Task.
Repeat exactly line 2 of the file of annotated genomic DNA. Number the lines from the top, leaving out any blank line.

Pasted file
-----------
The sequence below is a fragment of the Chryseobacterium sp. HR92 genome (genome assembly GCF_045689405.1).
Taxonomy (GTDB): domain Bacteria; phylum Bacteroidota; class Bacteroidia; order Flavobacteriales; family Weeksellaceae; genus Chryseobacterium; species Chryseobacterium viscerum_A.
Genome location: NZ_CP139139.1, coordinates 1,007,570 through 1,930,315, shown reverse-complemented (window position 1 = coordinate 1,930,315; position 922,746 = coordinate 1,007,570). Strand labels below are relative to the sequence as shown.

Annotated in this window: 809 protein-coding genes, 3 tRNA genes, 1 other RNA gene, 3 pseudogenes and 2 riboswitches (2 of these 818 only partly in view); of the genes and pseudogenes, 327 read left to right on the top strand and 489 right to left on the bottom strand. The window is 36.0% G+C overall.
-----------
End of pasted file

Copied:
Taxonomy (GTDB): domain Bacteria; phylum Bacteroidota; class Bacteroidia; order Flavobacteriales; family Weeksellaceae; genus Chryseobacterium; species Chryseobacterium viscerum_A.